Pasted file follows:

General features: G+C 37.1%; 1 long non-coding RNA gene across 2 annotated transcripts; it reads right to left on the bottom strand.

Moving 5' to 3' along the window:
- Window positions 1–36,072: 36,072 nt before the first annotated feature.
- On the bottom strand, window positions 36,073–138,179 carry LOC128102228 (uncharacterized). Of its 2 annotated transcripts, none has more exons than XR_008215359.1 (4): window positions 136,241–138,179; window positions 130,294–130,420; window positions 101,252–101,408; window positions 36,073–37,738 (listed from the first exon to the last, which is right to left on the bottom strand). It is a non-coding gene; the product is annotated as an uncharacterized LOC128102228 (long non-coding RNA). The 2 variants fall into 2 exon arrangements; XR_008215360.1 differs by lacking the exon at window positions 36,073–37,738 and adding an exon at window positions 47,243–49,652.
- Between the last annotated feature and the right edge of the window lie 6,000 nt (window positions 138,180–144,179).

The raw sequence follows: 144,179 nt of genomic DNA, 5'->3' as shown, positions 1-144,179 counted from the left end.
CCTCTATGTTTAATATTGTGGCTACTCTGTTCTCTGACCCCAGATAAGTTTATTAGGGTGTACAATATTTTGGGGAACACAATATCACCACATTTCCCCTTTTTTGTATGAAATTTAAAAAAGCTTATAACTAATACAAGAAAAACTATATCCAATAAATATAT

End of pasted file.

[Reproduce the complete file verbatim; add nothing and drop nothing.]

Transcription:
General features: G+C 37.1%; 1 long non-coding RNA gene across 2 annotated transcripts; it reads right to left on the bottom strand.

Moving 5' to 3' along the window:
- Window positions 1–36,072: 36,072 nt before the first annotated feature.
- On the bottom strand, window positions 36,073–138,179 carry LOC128102228 (uncharacterized). Of its 2 annotated transcripts, none has more exons than XR_008215359.1 (4): window positions 136,241–138,179; window positions 130,294–130,420; window positions 101,252–101,408; window positions 36,073–37,738 (listed from the first exon to the last, which is right to left on the bottom strand). It is a non-coding gene; the product is annotated as an uncharacterized LOC128102228 (long non-coding RNA). The 2 variants fall into 2 exon arrangements; XR_008215360.1 differs by lacking the exon at window positions 36,073–37,738 and adding an exon at window positions 47,243–49,652.
- Between the last annotated feature and the right edge of the window lie 6,000 nt (window positions 138,180–144,179).

The raw sequence follows: 144,179 nt of genomic DNA, 5'->3' as shown, positions 1-144,179 counted from the left end.
CCTCTATGTTTAATATTGTGGCTACTCTGTTCTCTGACCCCAGATAAGTTTATTAGGGTGTACAATATTTTGGGGAACACAATATCACCACATTTCCCCTTTTTTGTATGAAATTTAAAAAAGCTTATAACTAATACAAGAAAAACTATATCCAATAAATATAT